Jackson K. v. Parisa G., 2016 NY Slip Op 50660(U)
Plaintiff, Jackson K., and defendant, Parisa G. knew each other since childhood and entered a romantic relationship in 2006. On July 11, 2009, plaintiff asked defendant's parents for permission to marry her. Plaintiff proposed to defendant on July 29, 2009 with an engagement ring purchased by plaintiff and the defendant's mother. Defendant said yes, and the couple planned a wedding ceremony for September 4, 2010.
Approximately 200 guests attended the “wedding,” during which programs were distributed to guests stating it was the “Wedding of Parisa and Jackson.” The wedding proceeded as a traditional Iranian Islamic wedding.
A ceremony was performed by Ms. Sholeh Shams, who was flown in from California to be the “Ceremony Officiant” as listed in the wedding program.
Plaintiff and defendant never obtained a New York or civil marriage license. Plaintiff claims that the parties signed a marriage contract written in Farsi at the end of the ceremony, however defendant holds that it was merely a symbolic document created by Ms. Shams.
In an affidavit from Ms. Shams provided by defendant, Ms. Shams asserts that she is not authorized to officiate a wedding in the state of New York and that she had advised both parties that the ceremony had no legal status in the United States or Iran. Plaintiff denies being made of aware of Ms. Shams's lack of authority, citing that Ms. Shams is listed as a “solemnizer” and “clergy” online.
In order to marry defendant, plaintiff claimed that he converted to Islam before the ceremony. However, defendant argues that he did not convert to Islam because his non-Muslim brother served as one of the witnesses, thus invalidating the conversion.
Following the “wedding” the parties lived together and did not file joint tax returns. A year after the ceremony, defendant asked plaintiff to sign a Domestic Partnership Form “to enable her to obtain health insurance for the Plaintiff since they were not married.” Plaintiff claims that he did not understand the document to imply the parties were not married.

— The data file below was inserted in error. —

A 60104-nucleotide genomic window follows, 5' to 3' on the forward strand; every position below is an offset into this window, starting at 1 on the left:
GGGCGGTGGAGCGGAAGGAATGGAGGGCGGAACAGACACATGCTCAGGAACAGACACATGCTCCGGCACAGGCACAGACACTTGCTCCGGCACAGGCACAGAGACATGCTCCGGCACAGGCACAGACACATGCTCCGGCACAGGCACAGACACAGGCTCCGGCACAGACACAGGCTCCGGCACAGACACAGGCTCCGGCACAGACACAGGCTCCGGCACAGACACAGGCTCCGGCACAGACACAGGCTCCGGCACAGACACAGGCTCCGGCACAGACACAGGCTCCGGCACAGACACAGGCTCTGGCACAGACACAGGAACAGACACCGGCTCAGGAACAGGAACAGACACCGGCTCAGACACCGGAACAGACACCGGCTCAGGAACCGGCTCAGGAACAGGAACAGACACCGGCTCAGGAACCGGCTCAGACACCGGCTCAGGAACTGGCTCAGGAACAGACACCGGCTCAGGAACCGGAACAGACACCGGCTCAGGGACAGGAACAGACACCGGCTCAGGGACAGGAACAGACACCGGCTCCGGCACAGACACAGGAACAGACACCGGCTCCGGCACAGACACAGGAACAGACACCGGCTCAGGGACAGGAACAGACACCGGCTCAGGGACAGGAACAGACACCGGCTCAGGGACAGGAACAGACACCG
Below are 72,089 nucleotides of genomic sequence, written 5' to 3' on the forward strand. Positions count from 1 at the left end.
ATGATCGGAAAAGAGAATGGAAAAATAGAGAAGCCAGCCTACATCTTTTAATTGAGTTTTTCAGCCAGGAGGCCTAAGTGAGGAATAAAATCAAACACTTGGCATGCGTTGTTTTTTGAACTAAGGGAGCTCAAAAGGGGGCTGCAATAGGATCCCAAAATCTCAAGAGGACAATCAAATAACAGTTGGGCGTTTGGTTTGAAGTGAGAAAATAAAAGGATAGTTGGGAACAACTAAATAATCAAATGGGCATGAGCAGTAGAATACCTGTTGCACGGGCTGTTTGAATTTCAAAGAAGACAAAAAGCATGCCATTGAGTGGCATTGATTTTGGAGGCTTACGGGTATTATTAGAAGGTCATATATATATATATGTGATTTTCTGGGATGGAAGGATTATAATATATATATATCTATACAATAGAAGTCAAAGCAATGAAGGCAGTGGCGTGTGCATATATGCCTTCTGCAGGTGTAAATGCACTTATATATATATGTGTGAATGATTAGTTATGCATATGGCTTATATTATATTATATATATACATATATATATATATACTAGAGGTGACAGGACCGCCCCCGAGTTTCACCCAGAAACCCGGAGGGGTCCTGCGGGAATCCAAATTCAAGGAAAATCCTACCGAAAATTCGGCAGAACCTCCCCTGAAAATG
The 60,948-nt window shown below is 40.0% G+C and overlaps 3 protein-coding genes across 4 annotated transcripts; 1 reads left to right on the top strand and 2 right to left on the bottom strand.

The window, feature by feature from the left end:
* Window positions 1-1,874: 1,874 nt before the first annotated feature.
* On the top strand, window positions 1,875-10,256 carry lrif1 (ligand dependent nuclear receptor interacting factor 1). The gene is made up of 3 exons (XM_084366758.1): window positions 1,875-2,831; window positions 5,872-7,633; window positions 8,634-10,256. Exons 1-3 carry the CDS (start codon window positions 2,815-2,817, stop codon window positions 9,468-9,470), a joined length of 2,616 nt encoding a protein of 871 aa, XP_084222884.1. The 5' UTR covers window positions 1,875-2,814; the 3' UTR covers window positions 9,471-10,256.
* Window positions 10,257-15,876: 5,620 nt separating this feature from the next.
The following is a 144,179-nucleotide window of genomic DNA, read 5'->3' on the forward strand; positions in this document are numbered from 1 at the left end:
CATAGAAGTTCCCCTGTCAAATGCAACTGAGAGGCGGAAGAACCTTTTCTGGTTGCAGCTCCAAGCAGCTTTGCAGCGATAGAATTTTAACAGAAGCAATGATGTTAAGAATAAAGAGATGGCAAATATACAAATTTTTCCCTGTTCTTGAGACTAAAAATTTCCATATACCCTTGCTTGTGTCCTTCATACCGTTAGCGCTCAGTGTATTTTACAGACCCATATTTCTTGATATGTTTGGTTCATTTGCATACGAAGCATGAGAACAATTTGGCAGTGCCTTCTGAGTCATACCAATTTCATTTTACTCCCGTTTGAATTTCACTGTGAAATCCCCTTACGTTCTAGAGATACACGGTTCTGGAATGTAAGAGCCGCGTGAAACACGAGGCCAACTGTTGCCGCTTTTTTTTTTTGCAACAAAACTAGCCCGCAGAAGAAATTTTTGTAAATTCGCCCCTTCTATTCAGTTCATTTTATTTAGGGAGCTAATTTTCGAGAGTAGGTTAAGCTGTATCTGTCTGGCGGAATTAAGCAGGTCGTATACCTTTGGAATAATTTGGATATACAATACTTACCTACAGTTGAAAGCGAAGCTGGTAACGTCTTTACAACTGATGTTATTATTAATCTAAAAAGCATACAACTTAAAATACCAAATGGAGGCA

Whether the marriage is valid in the state of New York when the ceremony was performed by an unauthorized official, whether the defendant's actions constitute as fraud, and, if so, whether the plaintiff is entitled to damages.
Defendant's claim that the marriage is invalid because Ms. Sham is not clergy and the plaintiff was not Muslim was denied.
In accordance to the Ja'fari Shi'ite school, clergy are not required to perform a marriage. This claim was supported by an affidavit of Islamic Law Expert and attorney, Abed Awad, who opined that “all of the requirements for a valid marriage ceremony according to Islamic law were satisfied during the September 4, 2010 Ceremony and that the conversion ceremony, as described by the Plaintiff, was sufficient.”
According to New York law, an officiant at a wedding ceremony is not limited to a traditional concept of a clergy member. Therefore, since the plaintiff has shown that clergy is not needed in the defendant's denomination, the marriage is valid.
Plaintiff's complaint for fraud was verified by the court on the basis that defendant proceeded with all motions of marriage, including accepting the proposal, holding a ceremony, and calling the ceremony a wedding on the programs as well as having plaintiff convert to Islam.
Plaintiff's request for damages is limited to pecuniary damages incurred as a result of the “marriage” and not to any losses plaintiff suffered as a result of converting to Islam, being in a marriage that prevented him from seeking relationships with others, and delaying the plaintiff's prospect of having children.